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Flashcards in Exam 3 Deck (126):
1

an inactive enzyme that must be partially digested to attain full enzymatic activity

zymogen

2

How does amylase digest carbohydrates?

cleaning the alpha-1,4 glycosidic bonds of starch

3

Which enzyme activates trypsin?

enteropeptidase

4

The transport of lipids in the lymph is carried out by

chylomicrons

5

______ pathways can be either anabolic or catabolic, depending on the energy conditions of the cell

amphibolic

6

ultimate acceptor of electrons in aerobic organisms

O2

7

the product of oxidation of carbon containing fuels in aerobic metabolism

CO2

8

this compound serves as an acyl carrier in metabolism

acetyl-CoA

9

the chemical currency of metabolism

ATP

10

the type of metabolism where useful energy is harvested

catabolism

11

serves as a reservoir of high potential phosphoric groups that can be readily transferred to ADP to regenerate ATP in vertebrate muscle

creatine phosphate

12

the metabolic pathways that require energy and are often biosynthetic processes are

anabolic

13

metabolic pathways are regulated by

-transcriptional regulation of the amount of enzyme
-allosteric control of enzyme activity
-the accessibility of substrates by compartmentalization

14

Explain how a metabolic pathway can contain an energetically unfavorable reaction yet still occur

the free-energy changes of the individual steps in a pathway are summed to determine the overall free-energy charge. Thus, a step that might not normally occur can be driven if it is coupled to a thermodynamically stable reaction.

15

What is an activated carrier? Provide two examples.

Activated carriers are molecules that are used as the carrier molecules of a particular molecule, atom, electron, or of protons. One example would be ATP, which is the activated carrier of phosphoryl groups. Flavin derivatives (FAD) and nicotinamide derivatives (NAD+) are examples of activate carriers of electrons.

16

stereoisomers that are mirror images of eachother

enantiomers

17

monosaccharides that differs at a single asymmetric carbon

epimers

18

the storage form of glucose in animals

glycogen

19

the enzymes that synthesize oligosaccharides

glycosyltransferases

20

the molecule to which most sugars are attached prior to transfer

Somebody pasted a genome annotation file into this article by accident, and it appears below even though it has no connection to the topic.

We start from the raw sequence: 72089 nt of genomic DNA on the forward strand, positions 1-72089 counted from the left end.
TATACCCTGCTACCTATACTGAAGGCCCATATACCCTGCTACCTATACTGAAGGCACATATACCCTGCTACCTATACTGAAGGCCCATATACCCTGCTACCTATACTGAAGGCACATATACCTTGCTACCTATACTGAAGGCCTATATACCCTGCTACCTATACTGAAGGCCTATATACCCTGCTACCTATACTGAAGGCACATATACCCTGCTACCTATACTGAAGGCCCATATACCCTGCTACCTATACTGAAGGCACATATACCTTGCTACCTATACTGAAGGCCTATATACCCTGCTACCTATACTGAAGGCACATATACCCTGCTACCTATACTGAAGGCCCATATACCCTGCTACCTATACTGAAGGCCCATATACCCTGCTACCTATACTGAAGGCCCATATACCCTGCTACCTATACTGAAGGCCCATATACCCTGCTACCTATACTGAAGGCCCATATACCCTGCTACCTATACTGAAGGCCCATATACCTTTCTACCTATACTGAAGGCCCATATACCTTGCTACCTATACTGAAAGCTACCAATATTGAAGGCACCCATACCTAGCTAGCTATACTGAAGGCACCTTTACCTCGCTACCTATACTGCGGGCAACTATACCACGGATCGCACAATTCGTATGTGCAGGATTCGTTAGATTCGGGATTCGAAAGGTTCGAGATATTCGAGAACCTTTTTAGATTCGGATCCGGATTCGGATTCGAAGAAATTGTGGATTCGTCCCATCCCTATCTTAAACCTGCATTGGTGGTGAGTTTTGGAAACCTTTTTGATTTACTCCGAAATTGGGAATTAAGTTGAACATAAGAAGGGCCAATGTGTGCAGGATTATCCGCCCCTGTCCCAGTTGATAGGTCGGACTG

UDP

21

a five-membered ring formed from a monosaccharide

furanose

22

formed when tow monosaccharides are linked together via a glycosidic bond

disaccharide

23

in N-linked glycoproteins, the carbohydrate portion is attached to an ____ residue in the protein

asparagine

24

The simplest carbohydrates are

dihydroxyacetone and D- and L-glyceraldehyde

25

an aldehyde and alcohol can react to form a

hemiacetal

26

the nutritional storage forms of glucose in plants

amylase and amylopectin

27

to which amino acid residues in glycoproteins are the sugars commonly linked

serine, threonine, and asparagine

28

Inhibitors against this viral enzyme have potential as anti-influenza agents

neuramidase

29

List three functions of carbohydrates and provide examples

-Fuel: monosaccharides like glucose, fructose and galactose have entry points into basic ATP-generating metabolic pathways.
-Structure: Cellulose with its beta linkages yields a straight chain capable of interacting with other cellulose molecules to form strong fibrils.
-Signaling/Recognition: Glycosylated proteins can serve as distinguishing marks within the cell and at the cell surface. The ABO blood groups are defines by characteristic carbohydrate patterns. The influenza virus protein hemagglutinin will recognize species-specific carbohydrate signatures at the cell surface for effective infection.

30

What is the difference between an enantiomer and a diastereoisomer?

An enantiomer is a stereoisomer that is a perfect (non superimposable or nonidentical) mirror image. A chiral molecule has one perfect mirror image, but for larger carbohydrates that have the same chemical formula and have multiple chiral centers, variations in asymmetric carbon structures mean that additional stereoisomers exist. The stereoisomers that are not mirror images of each other are called diastereoisomers.

31

What are the chemical and structural differences between cellular and glycogen.

Both are glucose homopolymers. Glycogen is a branched polymer and contains alpha-1,4 linkages with beta-1,6 branch points about every 10 residues. Cellulose is a linear polymer that contains that contains beta-1,4 linkages. Because of the beta linkages, cellulose can assemble into very long straight chains which can form interchain hydrogen bonds to produce fibrils

32

Describe the role of carbohydrates in determining human blood types.

All blood groups have a basal oligosaccharide signature designated Type O because there is no active glycosyltransferase for additional modification. In type A, N-acetylgalactosamine is added to the Type O oligosaccharide by a specific glysocyltransferase. In Type B, galactose is added to the Type O oligosaccharide by another transferase. The presence of unique oligosaccharide signatures identifies blood cells as 'self'

33

What is the molecular basis of how erythropoietin protein relieves anemia?

Erythropoietin is a glycoprotein secreted by the kidney into the blood that stimulates the production of red blood cells. Glycosylation of erythropoietin enhances its stability in the blood, which leads to more stimulation of red blood cell production. For patients with anemias that are deficient in red blood cells, this extra stimulation of blood cell proliferation relieves anemia.

34

Explain the role of proteoglycans in cartilage.

Cartilage is composed, in part, of the proteoglycan aggrecan and the glycosaminoglycan hyaluronan. The glycosaminoglycan component of aggrecan cushions joints by releasing water on impact, and then rebinding water.

35

must be regenerated for glycolysis to proceed

NAD+

36

this molecule is an allosteric inhibitor of phosphofructokinase

ATP

37

an allosteric activator of glycolysis

AMP

38

how many moles of ATP does each mole of glucose produce in glycolysis

2

39

Why is glucose the most table hexose

the hydroxyl groups are all in the equatorial position

40

a potent allosteric activator of liver phosphofructokinase is _______, which is produced from fructose-6-phosphate by PFK2

fructose-2,6-biphosphate

41